Leishmaniasis in dogs ?

(9 Posts)
frumpety Fri 24-May-19 08:02:44

Trying to figure out if this condition is transferable to humans and other dogs. Some info says not, but other info says it is zoonotic and can be transferred if the lesions are active ? I know it isn't curable and can be managed with allopurinol medication quite easily.

Does anyone on here have a dog that is leish positive and can give me a definitive answer ? smile

OP’s posts: |
OverFedStanley Fri 24-May-19 08:29:59

Is this a dog from abroad?

My limited understanding is that it can be transferred to humans from dogs but only via blood?

Have you already adopted the dog?

OverFedStanley Fri 24-May-19 08:30:37

Not medical so could be talking bollocks but bump for more knowledgeable poster

frumpety Fri 24-May-19 08:47:19

Overfed no not adopted a dog, I am on a few breed specific rescue sites and the dogs are from the med, some are negative and some are positive for Leish, they all get tested. I have been thinking of offering to foster.

OP’s posts: |
Costacoffeeplease Fri 24-May-19 09:04:02

I live in the algarve, we have a lot of leish here. I haven’t heard of transference to humans, or other dogs actually

Veterinari Fri 24-May-19 10:07:29

Yes leishmaniasis is zoonotic and can transfer to humans. In January we also had the first confirmed case of transfer to another dog, despite the sandfly vector not being present in the UK so whilst unusual it seems direct transmission is possible too. There’s also been a case of direct transmission in Germany.

I’d be very cautious. If dogs are being imported with active leishmaniasis i’d Be concerned as to what other diseases they may be harbouring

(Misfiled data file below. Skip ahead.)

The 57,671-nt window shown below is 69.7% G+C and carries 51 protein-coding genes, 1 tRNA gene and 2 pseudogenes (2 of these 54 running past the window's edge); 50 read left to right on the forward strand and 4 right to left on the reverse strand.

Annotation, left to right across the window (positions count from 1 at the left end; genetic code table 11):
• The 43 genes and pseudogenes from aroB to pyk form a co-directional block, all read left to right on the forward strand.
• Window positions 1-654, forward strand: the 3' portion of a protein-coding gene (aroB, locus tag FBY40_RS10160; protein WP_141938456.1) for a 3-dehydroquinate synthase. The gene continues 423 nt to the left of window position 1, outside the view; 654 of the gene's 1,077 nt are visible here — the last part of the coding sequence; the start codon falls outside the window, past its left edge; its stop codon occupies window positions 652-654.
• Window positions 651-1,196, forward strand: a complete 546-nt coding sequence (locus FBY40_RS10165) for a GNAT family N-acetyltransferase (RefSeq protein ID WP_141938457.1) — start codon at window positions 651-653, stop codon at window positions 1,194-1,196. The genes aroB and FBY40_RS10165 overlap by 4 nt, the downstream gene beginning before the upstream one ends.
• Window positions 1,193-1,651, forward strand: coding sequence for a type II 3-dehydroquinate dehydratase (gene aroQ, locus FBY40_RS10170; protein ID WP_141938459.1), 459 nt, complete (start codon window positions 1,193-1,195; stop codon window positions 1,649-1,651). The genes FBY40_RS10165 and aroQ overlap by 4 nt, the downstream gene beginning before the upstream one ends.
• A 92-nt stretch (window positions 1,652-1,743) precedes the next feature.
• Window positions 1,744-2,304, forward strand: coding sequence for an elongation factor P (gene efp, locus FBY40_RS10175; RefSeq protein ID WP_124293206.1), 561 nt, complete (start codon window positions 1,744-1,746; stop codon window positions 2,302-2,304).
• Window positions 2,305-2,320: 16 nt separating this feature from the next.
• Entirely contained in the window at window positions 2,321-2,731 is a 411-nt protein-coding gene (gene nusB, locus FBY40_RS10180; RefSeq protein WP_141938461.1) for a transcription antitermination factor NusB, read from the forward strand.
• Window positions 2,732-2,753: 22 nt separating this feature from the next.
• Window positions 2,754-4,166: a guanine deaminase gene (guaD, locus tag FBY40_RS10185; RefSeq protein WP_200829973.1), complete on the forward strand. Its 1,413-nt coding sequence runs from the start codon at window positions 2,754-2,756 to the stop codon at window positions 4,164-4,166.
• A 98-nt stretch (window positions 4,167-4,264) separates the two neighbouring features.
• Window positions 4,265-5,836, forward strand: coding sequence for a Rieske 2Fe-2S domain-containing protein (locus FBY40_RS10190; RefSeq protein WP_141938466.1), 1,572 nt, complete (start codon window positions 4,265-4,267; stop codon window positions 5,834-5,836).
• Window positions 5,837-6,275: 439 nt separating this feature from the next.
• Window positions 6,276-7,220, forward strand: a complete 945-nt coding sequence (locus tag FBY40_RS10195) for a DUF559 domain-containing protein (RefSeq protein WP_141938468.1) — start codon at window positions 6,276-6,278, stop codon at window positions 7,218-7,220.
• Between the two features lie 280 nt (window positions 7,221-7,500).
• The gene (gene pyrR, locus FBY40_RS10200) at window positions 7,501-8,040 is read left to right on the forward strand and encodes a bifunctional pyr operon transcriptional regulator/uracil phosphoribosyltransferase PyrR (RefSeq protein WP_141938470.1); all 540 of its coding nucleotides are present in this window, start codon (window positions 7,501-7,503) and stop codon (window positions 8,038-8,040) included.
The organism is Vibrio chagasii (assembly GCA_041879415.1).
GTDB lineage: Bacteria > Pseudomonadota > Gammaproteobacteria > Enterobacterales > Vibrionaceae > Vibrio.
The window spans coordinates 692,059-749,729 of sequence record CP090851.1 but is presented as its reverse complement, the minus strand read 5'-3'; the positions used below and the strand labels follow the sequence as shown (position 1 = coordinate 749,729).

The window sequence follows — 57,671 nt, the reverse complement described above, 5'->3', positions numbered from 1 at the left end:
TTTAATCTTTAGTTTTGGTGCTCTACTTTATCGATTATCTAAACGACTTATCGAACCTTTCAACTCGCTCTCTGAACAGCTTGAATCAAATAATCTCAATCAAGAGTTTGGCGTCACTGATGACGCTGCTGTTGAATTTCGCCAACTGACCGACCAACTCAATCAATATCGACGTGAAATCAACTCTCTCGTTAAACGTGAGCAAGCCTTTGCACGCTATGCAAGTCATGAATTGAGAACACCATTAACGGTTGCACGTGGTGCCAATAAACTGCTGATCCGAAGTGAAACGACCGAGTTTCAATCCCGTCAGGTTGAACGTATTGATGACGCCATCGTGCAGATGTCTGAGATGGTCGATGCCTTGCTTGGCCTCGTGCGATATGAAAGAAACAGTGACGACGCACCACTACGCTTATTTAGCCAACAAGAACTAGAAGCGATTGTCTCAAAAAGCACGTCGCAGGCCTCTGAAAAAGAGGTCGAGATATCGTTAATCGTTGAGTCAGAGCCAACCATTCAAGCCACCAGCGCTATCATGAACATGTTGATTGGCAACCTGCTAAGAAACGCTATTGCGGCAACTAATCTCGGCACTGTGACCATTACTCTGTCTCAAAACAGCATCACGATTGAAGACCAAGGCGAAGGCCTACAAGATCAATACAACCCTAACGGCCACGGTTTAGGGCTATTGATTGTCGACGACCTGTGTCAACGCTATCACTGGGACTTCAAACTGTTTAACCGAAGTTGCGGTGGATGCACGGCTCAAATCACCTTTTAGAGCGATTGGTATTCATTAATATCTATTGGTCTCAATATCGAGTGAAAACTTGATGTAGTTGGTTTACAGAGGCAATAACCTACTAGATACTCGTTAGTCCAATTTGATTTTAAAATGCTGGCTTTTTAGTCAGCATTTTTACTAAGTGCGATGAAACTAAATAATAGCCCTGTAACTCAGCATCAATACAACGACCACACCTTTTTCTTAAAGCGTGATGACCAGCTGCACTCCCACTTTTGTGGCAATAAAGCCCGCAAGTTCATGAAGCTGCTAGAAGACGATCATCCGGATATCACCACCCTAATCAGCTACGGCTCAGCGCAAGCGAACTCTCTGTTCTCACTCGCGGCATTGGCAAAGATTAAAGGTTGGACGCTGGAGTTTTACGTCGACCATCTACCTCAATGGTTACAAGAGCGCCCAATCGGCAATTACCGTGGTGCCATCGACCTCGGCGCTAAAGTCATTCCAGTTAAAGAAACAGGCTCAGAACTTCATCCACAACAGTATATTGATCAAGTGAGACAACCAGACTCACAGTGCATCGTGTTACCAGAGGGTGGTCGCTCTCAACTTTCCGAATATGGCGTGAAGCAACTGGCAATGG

Gorse Sat 25-May-19 00:25:44

We lived in a Leishmaniasis hot spot, our then rescue dog had it. After the diagnosis and (horrendous) initial treatment the condition was easily managed. The vets and dog owning community at large were unfazed by it, it's extremely widespread in many countries. Personally, I would not reject a dog with this condition, and I think you would be desperately unlucky to contract it yourself.

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mrsjoyfulprizeforraffiawork Sun 26-May-19 13:04:32

I had a dog in Greece that I then brought to UK after a few years (I would not have brought her if the sandflies had reached mainland UK - they were in the Channel Islands but no nearer). She was found to have leishmaniasis in Greece and had a year or so of allopurinol. Then the local vet (in Greece) told me that a new treatment had come onto the market, still at that time in the experimental stage but they were getting good results and, as my dog was in the earlier stages, he thought we should try it. It was miltefosine and, as far as I can gauge, is still unavailable in the UK but available in Europe. She never had any problem with leishmaniasis after that and started testing negative - this was one of the reasons why I felt safe to bring her to the UK. She lived for a further 10 years. When I brought her to the UK, the new vet here was very interested and asked for the name of the treatment she had which he then recommended to another client for their Spanish dog - they were willing to travel back to Spain for the treatment in the hopes of saving their beloved dog. I would be quite surprised if it was proven that leishmania could be transmitted from dogs to humans except by sandfly bites as it is rife in dogs in Southern Europe but I have yet to meet a resident of S. Europe who has contracted it (and I have a house in Greece and have had for 29 years). What eventually finished my dog off was renal failure probably secondary to leiomyomata in her vaginal wall, which had been diagnosed a couple of years before and could not be removed- nothing to do with parasitic infection - just bad luck. She was 13 years old which was one year beyond her average life expectancy for a Greek collie crossbreed.

Lonecatwithkitten Sun 26-May-19 16:17:22

I would also add to @Veterinari comments management of a dog who is positive for leshi is an expensive, complex and long term commitment. It is not just a course of treatment and job done. It is at least months and months of treatment, then regular blood tests and the likelihood of flares ups long term.
If we continue to import dogs with leshi in the UK it is highly likely that our vectors in the U.K. Will start to transmit it to humans.

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